If the cost to repair the damage is less than or only slightly more than your deductible, it may make more sense to pay out of pocket for repairs or make the repairs yourself.
Having home insurance doesn’t necessarily mean you should file a claim every time something is damaged or even for a theft. While this may seem counterintuitive, it’s important to understand that insurance companies are legally allowed to raise your premiums even after a single claim, regardless of the cost of that claim. A 2014 report by CNN found that monthly home insurance premiums increase by about 9% after a single claim of any kind. Liability claims such as a personal injury claim are the most expensive, incurring an approximately 14% increase.
Claims for things like theft or vandalism also tend to lead to a costly increase in premiums. Frequent claims for these issues indicate a dangerous neighborhood and are a red flag to your insurance carrier.
Given that the average homeowner files a claim about once every ten years, home insurance companies will also raise a consumers rates if a second claim is filed on a home insurance policy within a period of time less than that ten-year benchmark – and second claims can send premiums skyrocketing an average of 20%.
All insurance companies report to a database called the Comprehensive Loss Underwriting Exchange, or CLUE, which tracks property and auto insurance claims for each consumer. Your insurance record is updated each time you make a home insurance claim, even if the claim is denied and even if there is no payout. This data is then used to determine coverage availability and how much to charge – so switching insurance companies won’t necessarily get you better rates once a claim has been filed. (Note: you can get a copy of your C.L.U.E report from LexisNexis Personal Reports by requesting it online or by mail.)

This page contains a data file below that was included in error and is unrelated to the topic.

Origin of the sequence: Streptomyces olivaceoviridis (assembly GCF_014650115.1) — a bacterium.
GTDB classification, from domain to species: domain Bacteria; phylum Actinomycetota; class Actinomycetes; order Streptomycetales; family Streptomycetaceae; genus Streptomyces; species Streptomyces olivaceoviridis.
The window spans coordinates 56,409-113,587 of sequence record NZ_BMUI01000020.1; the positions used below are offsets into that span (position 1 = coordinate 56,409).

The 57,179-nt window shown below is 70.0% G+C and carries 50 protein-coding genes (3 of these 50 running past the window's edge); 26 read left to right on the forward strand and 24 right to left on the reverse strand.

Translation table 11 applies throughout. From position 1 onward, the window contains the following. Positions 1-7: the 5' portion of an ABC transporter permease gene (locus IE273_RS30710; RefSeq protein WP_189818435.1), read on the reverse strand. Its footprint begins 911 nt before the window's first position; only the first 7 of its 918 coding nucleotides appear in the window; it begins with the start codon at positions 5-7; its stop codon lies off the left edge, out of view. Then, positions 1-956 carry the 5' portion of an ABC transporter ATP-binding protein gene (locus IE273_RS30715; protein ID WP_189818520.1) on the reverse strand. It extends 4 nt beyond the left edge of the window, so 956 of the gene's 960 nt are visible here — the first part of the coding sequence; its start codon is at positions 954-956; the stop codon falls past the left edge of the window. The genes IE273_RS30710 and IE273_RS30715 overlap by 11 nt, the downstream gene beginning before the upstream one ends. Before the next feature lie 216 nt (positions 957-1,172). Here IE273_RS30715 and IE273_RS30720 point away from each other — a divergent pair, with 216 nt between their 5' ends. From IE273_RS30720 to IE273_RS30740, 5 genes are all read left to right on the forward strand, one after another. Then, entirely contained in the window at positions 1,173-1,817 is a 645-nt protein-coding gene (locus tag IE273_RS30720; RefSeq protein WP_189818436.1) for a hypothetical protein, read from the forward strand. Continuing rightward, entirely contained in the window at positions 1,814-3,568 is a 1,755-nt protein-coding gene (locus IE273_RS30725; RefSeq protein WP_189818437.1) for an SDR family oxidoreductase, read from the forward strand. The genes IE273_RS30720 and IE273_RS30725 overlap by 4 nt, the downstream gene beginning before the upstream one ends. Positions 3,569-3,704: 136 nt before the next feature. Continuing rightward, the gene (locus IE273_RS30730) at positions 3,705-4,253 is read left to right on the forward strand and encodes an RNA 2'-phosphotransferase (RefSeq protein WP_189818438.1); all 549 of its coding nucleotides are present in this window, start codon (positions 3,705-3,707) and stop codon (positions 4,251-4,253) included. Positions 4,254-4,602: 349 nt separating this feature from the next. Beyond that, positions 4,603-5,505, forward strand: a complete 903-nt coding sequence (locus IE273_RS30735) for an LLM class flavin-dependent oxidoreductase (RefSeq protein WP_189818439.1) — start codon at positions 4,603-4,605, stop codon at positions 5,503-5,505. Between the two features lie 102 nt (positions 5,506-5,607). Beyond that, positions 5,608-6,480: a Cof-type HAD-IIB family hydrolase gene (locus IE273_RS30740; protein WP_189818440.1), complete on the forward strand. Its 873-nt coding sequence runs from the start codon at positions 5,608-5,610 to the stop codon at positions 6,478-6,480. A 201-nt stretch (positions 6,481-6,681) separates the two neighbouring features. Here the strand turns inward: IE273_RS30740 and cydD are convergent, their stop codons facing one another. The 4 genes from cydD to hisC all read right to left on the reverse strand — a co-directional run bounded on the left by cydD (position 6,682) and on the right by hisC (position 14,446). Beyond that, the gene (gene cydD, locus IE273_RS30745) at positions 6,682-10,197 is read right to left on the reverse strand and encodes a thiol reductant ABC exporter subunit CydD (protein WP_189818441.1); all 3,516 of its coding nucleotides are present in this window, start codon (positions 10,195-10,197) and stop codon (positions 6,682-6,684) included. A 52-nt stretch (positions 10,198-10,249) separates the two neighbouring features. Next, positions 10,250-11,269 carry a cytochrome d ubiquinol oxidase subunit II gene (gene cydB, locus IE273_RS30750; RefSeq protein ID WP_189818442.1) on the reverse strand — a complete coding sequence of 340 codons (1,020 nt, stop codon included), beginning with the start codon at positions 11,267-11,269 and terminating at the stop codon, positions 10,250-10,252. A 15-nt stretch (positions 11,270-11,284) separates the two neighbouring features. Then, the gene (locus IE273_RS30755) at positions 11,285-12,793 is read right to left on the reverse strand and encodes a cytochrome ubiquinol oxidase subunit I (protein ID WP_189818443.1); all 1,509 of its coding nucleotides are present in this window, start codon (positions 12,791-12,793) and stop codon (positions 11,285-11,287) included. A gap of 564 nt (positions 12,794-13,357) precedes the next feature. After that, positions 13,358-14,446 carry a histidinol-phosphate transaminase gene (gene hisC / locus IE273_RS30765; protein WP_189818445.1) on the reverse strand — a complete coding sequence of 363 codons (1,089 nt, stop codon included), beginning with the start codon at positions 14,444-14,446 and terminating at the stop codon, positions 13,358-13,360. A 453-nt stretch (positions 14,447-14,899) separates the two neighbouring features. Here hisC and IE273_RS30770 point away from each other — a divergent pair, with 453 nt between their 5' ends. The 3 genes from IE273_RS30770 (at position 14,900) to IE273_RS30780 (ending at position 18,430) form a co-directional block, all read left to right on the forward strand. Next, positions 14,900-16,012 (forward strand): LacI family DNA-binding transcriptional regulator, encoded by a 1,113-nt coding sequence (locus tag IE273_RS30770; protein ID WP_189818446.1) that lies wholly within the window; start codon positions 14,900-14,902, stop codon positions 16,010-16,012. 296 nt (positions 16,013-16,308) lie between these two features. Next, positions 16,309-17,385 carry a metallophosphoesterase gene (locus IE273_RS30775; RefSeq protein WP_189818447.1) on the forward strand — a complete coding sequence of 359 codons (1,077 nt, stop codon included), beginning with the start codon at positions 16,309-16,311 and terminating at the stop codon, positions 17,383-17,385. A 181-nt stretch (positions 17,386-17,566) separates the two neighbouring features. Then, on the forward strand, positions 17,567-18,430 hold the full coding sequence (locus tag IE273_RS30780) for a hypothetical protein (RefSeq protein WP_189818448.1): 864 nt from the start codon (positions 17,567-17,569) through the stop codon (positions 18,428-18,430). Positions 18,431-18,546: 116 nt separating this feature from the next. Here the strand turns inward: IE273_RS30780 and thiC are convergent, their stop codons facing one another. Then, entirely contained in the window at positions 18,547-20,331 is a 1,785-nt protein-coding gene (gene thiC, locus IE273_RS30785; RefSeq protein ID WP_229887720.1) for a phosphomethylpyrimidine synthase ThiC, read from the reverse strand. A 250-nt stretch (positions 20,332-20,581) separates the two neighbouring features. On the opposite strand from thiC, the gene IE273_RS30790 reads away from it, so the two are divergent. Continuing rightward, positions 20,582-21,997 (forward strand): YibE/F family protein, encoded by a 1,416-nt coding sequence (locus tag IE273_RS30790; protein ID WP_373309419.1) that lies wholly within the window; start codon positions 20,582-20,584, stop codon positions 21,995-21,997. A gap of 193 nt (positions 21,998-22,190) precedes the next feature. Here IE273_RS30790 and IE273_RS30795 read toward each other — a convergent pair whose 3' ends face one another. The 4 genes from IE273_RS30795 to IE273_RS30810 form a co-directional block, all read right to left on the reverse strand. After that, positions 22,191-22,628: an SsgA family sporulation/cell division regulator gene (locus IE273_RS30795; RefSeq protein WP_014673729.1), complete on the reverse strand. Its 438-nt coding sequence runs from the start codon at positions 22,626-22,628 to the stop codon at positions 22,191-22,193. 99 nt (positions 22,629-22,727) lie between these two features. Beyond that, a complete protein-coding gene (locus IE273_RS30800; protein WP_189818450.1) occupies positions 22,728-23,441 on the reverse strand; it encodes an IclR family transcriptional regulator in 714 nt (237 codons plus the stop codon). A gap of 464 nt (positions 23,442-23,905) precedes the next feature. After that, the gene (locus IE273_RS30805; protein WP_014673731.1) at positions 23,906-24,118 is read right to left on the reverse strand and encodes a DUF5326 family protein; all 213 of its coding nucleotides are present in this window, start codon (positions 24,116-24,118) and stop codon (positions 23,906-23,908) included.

With all of this in mind, if the cost to repair the damage is less than or only slightly more than your deductible, it may make more sense to pay out of pocket for repairs or make the repairs yourself. Save the home insurance claims for the catastrophic losses and extensive damages you simply cannot afford to cover.
My personal home insurance agent, Debbie Clinton at Farmers Insurance, is always available to me to talk through a potential claim without actually filing one.
Recently, when one of the bathrooms flooded in my brand new custom home I was able to call Debbie directly to discuss the damage and strategically decide not to file a claim. Having that conversation, instead of filing the claim just to see if it would be worth it, saved me both time and money. I was able to decide to absorb the out-of-pocket expense and move forward with the necessary repairs to my very soggy bathroom and hallway without adding a flag to my insurance report (which would have increased my premiums.)
Being a homeowner myself, and being in the real estate and mortgage industries, I’m always happy to make recommendations to the folks I know, like, and trust – like Debbie. If you’re looking for recommendations, get in touch – I’m here to help.